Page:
Living in a data-driven world where almost every aspect of our lives revolves around and involves the collection, processing and retention of data, the 1995 Directive struggled to keep up with the hasty technological developments.
This is why in 2012, the European Commission published legislative proposals for data protection reform across the European Union, with the aim of making Europe ‘fit for the digital age’.
At the core of this legislative reform is the introduction of the General Data Protection Regulation (‘the GDPR’) designed to:
Key Changes introduced by GDPR
The GDPR applies to two types of data handlers – Data Controllers and Data Processors.
A Data Subject is any directly or indirectly identifiable individual whose personal data is collected, processed, handled and stored by the data handlers e.g. job applicants, employees, customers and website users.
A Data Controller is a natural or legal person who, alone or jointly, determines the purposes, the means and the way personal data is processed.
A Data Processor is a separate natural or legal person engaged by the Data Controller to process personal data on its behalf and on its strict instructions.
Increased Legal Certainty
Having one single law regulating data protection across Europe is instrumental to the riddance of a perplexing situation where Member States distinctly followed their domestic laws, thus enforcing dissimilar obligations and sanctions.
Expansion of the Territorial Scope
While under the 1995 Directive it was somewhat vague as to whether its applicability extended outside of the EU, the Regulation makes it crystal clear that geographic location is not a factor and applies to entities:
- offering goods or services in the EU;
- collecting, processing and storing information belonging to EU citizens/ residents regardless of whether the activity takes place in the EU.
So, if I decide to go on holiday in China and stay in a hotel, since the hotel is processing data relating to an EU data subject it is still bound to safeguard my data, my rights.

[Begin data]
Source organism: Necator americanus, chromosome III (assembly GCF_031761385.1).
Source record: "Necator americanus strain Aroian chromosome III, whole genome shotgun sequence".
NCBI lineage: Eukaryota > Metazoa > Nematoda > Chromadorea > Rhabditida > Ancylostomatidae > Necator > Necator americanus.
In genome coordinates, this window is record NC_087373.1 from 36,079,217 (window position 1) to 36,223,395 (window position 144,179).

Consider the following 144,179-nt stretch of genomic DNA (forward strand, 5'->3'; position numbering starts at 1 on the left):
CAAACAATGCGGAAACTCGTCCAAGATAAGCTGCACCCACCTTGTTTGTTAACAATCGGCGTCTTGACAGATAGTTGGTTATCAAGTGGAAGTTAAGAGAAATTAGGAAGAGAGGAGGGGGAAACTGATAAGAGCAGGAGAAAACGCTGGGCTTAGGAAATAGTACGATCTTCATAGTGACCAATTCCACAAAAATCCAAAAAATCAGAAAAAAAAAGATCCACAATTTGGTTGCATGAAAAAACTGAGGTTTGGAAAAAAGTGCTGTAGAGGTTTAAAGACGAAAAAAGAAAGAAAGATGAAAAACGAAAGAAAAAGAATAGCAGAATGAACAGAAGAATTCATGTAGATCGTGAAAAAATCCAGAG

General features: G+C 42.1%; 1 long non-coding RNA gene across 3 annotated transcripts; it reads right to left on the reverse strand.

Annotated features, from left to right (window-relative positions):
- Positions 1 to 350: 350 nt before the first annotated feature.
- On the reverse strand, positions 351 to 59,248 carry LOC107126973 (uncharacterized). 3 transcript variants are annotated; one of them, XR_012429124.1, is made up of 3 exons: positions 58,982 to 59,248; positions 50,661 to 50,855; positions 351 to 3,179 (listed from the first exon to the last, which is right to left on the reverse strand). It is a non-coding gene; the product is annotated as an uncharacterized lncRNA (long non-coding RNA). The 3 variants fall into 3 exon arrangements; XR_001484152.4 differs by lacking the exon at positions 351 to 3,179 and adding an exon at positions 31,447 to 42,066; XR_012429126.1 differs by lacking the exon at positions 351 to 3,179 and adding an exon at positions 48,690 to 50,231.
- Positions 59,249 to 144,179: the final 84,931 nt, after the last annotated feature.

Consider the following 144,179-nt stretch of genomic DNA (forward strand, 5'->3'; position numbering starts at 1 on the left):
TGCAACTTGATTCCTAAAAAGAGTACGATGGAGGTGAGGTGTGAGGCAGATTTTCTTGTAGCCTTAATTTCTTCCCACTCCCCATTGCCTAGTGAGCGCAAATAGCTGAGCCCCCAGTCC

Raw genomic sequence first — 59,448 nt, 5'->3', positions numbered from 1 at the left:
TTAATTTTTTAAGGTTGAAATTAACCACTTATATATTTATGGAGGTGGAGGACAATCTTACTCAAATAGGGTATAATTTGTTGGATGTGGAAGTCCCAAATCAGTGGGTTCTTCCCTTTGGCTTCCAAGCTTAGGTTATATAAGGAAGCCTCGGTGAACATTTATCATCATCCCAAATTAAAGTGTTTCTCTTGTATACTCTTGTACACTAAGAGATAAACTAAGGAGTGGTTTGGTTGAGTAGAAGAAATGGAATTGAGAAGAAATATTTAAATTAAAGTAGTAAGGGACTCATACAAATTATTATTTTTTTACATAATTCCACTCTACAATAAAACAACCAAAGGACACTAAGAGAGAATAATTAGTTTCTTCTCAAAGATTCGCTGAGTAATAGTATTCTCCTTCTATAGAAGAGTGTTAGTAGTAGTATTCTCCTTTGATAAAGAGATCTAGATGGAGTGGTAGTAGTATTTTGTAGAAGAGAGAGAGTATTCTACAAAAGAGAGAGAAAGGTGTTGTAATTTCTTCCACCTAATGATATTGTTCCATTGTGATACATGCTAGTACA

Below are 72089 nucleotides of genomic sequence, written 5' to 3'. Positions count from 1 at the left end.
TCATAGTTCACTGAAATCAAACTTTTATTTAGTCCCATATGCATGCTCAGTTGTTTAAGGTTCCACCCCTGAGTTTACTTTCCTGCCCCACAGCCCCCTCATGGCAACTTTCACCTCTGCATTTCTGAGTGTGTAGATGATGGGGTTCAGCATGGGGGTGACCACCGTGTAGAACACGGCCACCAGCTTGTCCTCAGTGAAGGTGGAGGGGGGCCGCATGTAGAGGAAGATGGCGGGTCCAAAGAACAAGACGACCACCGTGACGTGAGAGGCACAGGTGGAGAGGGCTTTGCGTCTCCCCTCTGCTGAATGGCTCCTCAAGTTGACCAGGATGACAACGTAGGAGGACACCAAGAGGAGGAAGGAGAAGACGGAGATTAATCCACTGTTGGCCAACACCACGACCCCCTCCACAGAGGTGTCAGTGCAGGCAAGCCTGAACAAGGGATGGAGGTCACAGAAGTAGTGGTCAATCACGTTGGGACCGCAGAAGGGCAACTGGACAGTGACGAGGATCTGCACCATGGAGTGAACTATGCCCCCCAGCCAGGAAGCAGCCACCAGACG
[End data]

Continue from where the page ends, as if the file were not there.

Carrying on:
More Severe Sanctions
Under the Directive fines varied from one jurisdiction to another. For instance, fines under the old Data Protection Act (Chapter 440 of the Laws of Malta) did not exceed €23,000.
Under the new Regulation, the Office of the Information and Data Protection Commissioner (‘IDPC’) can impose administrative fines starting from €10M or 2% of the global annual turnover and which may be increase to a maximum of €20M or 4% of the global annual turnover depending on the seriousness of the breach.
IMPOSING THE APPROPRIATE PENALTY IS NOT STRAIGHT-FORWARD!
BUT the following must be taken into consideration:
- The nature, gravity and duration of the breach;
- The intentional or negligent character of the breach;
- Any action taken to mitigate the damage suffered by the data subjects;
- The degree of responsibility;
- Any previous violations.
Evidence Compliance – Besides adopting adequate technical and security measures, Controllers are responsible to document the measures implemented, their effectiveness & how they are reviewed and updated.
Be Transparent – Controllers have an inherent duty to inform data subjects of their rights & how their personal data is collected, used and retained, in a simple and concise manner.
Appoint a Data Protection Officer (‘DPO’) – To assist in the compliance journey, public entities are mandatorily (legally) required to appoint a DPO. The DPO is responsible to conduct regular checks and assessments, foster a data protection culture and act as a bridge between the entity, the data subjects and the regulatory authority.